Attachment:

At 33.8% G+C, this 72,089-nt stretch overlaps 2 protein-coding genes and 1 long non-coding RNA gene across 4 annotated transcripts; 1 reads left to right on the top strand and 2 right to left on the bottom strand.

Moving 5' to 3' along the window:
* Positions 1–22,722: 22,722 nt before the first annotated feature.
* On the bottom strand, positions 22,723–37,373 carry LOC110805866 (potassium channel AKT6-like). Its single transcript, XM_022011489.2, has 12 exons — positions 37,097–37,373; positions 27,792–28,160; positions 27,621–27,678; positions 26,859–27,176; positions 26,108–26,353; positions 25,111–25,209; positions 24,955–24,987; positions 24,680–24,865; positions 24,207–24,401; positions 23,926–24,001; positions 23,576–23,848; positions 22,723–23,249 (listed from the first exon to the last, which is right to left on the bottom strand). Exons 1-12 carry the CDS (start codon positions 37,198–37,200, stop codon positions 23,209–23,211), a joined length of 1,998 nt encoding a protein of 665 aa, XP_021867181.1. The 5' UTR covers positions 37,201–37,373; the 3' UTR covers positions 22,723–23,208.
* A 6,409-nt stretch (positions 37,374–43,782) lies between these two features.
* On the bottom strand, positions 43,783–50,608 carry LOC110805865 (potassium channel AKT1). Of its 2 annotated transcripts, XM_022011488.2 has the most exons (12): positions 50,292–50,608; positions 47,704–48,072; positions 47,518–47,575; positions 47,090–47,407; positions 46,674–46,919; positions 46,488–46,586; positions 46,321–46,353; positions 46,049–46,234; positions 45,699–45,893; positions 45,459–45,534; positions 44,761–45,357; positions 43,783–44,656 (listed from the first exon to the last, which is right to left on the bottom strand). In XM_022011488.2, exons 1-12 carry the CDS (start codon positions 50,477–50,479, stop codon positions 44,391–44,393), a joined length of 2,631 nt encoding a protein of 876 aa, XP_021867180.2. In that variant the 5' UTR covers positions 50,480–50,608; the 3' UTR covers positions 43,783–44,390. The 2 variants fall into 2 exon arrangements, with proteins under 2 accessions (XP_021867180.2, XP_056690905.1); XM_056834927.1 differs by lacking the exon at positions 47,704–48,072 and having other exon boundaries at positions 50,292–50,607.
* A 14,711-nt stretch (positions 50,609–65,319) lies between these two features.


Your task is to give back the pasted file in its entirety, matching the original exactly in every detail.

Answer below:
At 33.8% G+C, this 72,089-nt stretch overlaps 2 protein-coding genes and 1 long non-coding RNA gene across 4 annotated transcripts; 1 reads left to right on the top strand and 2 right to left on the bottom strand.

Moving 5' to 3' along the window:
* Positions 1–22,722: 22,722 nt before the first annotated feature.
* On the bottom strand, positions 22,723–37,373 carry LOC110805866 (potassium channel AKT6-like). Its single transcript, XM_022011489.2, has 12 exons — positions 37,097–37,373; positions 27,792–28,160; positions 27,621–27,678; positions 26,859–27,176; positions 26,108–26,353; positions 25,111–25,209; positions 24,955–24,987; positions 24,680–24,865; positions 24,207–24,401; positions 23,926–24,001; positions 23,576–23,848; positions 22,723–23,249 (listed from the first exon to the last, which is right to left on the bottom strand). Exons 1-12 carry the CDS (start codon positions 37,198–37,200, stop codon positions 23,209–23,211), a joined length of 1,998 nt encoding a protein of 665 aa, XP_021867181.1. The 5' UTR covers positions 37,201–37,373; the 3' UTR covers positions 22,723–23,208.
* A 6,409-nt stretch (positions 37,374–43,782) lies between these two features.
* On the bottom strand, positions 43,783–50,608 carry LOC110805865 (potassium channel AKT1). Of its 2 annotated transcripts, XM_022011488.2 has the most exons (12): positions 50,292–50,608; positions 47,704–48,072; positions 47,518–47,575; positions 47,090–47,407; positions 46,674–46,919; positions 46,488–46,586; positions 46,321–46,353; positions 46,049–46,234; positions 45,699–45,893; positions 45,459–45,534; positions 44,761–45,357; positions 43,783–44,656 (listed from the first exon to the last, which is right to left on the bottom strand). In XM_022011488.2, exons 1-12 carry the CDS (start codon positions 50,477–50,479, stop codon positions 44,391–44,393), a joined length of 2,631 nt encoding a protein of 876 aa, XP_021867180.2. In that variant the 5' UTR covers positions 50,480–50,608; the 3' UTR covers positions 43,783–44,390. The 2 variants fall into 2 exon arrangements, with proteins under 2 accessions (XP_021867180.2, XP_056690905.1); XM_056834927.1 differs by lacking the exon at positions 47,704–48,072 and having other exon boundaries at positions 50,292–50,607.
* A 14,711-nt stretch (positions 50,609–65,319) lies between these two features.